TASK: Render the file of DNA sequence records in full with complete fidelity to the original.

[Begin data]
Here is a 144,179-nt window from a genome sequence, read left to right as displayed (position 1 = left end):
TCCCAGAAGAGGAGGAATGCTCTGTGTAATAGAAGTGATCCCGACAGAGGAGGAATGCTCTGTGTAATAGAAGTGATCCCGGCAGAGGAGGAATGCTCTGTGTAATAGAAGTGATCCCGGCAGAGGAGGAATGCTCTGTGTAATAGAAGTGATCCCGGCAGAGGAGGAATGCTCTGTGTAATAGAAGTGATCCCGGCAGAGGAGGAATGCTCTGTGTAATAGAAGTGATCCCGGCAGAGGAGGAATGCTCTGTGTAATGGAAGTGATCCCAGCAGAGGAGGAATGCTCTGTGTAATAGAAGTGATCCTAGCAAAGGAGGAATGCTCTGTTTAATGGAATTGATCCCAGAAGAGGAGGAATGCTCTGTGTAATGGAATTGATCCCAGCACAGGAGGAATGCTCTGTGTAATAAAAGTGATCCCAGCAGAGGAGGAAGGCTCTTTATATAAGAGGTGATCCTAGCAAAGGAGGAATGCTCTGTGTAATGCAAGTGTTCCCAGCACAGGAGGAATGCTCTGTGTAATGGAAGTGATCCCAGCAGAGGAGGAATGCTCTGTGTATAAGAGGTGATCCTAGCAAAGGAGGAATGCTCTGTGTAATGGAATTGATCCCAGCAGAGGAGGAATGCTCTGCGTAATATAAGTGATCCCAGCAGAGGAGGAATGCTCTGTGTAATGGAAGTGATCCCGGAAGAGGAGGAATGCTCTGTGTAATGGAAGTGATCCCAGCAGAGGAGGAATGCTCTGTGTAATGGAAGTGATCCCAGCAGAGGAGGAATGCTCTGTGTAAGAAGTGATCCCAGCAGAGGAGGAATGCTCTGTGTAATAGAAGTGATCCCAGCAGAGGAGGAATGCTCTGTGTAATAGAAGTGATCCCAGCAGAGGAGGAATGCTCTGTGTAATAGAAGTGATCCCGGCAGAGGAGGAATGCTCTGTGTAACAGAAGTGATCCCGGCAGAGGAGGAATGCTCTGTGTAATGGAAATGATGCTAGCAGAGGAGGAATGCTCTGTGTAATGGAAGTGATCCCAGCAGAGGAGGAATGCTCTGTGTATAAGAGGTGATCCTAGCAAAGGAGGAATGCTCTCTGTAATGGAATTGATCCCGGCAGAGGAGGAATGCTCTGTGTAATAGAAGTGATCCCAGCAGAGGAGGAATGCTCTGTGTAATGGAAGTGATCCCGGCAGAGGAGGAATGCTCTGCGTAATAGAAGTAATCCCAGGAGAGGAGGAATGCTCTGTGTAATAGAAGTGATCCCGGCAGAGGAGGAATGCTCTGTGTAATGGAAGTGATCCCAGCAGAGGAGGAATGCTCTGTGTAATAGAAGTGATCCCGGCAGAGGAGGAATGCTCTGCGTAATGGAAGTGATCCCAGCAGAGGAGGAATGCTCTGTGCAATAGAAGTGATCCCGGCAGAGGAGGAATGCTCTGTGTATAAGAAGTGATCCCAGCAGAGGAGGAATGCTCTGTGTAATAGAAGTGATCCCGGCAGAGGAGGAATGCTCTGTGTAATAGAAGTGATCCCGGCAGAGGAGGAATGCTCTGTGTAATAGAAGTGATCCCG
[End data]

Here is a 144,179-nt window from a genome sequence, read left to right as displayed (position 1 = left end):
TCCCAGAAGAGGAGGAATGCTCTGTGTAATAGAAGTGATCCCGACAGAGGAGGAATGCTCTGTGTAATAGAAGTGATCCCGGCAGAGGAGGAATGCTCTGTGTAATAGAAGTGATCCCGGCAGAGGAGGAATGCTCTGTGTAATAGAAGTGATCCCGGCAGAGGAGGAATGCTCTGTGTAATAGAAGTGATCCCGGCAGAGGAGGAATGCTCTGTGTAATAGAAGTGATCCCGGCAGAGGAGGAATGCTCTGTGTAATGGAAGTGATCCCAGCAGAGGAGGAATGCTCTGTGTAATAGAAGTGATCCTAGCAAAGGAGGAATGCTCTGTTTAATGGAATTGATCCCAGAAGAGGAGGAATGCTCTGTGTAATGGAATTGATCCCAGCACAGGAGGAATGCTCTGTGTAATAAAAGTGATCCCAGCAGAGGAGGAAGGCTCTTTATATAAGAGGTGATCCTAGCAAAGGAGGAATGCTCTGTGTAATGCAAGTGTTCCCAGCACAGGAGGAATGCTCTGTGTAATGGAAGTGATCCCAGCAGAGGAGGAATGCTCTGTGTATAAGAGGTGATCCTAGCAAAGGAGGAATGCTCTGTGTAATGGAATTGATCCCAGCAGAGGAGGAATGCTCTGCGTAATATAAGTGATCCCAGCAGAGGAGGAATGCTCTGTGTAATGGAAGTGATCCCGGAAGAGGAGGAATGCTCTGTGTAATGGAAGTGATCCCAGCAGAGGAGGAATGCTCTGTGTAATGGAAGTGATCCCAGCAGAGGAGGAATGCTCTGTGTAAGAAGTGATCCCAGCAGAGGAGGAATGCTCTGTGTAATAGAAGTGATCCCAGCAGAGGAGGAATGCTCTGTGTAATAGAAGTGATCCCAGCAGAGGAGGAATGCTCTGTGTAATAGAAGTGATCCCGGCAGAGGAGGAATGCTCTGTGTAACAGAAGTGATCCCGGCAGAGGAGGAATGCTCTGTGTAATGGAAATGATGCTAGCAGAGGAGGAATGCTCTGTGTAATGGAAGTGATCCCAGCAGAGGAGGAATGCTCTGTGTATAAGAGGTGATCCTAGCAAAGGAGGAATGCTCTCTGTAATGGAATTGATCCCGGCAGAGGAGGAATGCTCTGTGTAATAGAAGTGATCCCAGCAGAGGAGGAATGCTCTGTGTAATGGAAGTGATCCCGGCAGAGGAGGAATGCTCTGCGTAATAGAAGTAATCCCAGGAGAGGAGGAATGCTCTGTGTAATAGAAGTGATCCCGGCAGAGGAGGAATGCTCTGTGTAATGGAAGTGATCCCAGCAGAGGAGGAATGCTCTGTGTAATAGAAGTGATCCCGGCAGAGGAGGAATGCTCTGCGTAATGGAAGTGATCCCAGCAGAGGAGGAATGCTCTGTGCAATAGAAGTGATCCCGGCAGAGGAGGAATGCTCTGTGTATAAGAAGTGATCCCAGCAGAGGAGGAATGCTCTGTGTAATAGAAGTGATCCCGGCAGAGGAGGAATGCTCTGTGTAATAGAAGTGATCCCGGCAGAGGAGGAATGCTCTGTGTAATAGAAGTGATCCCG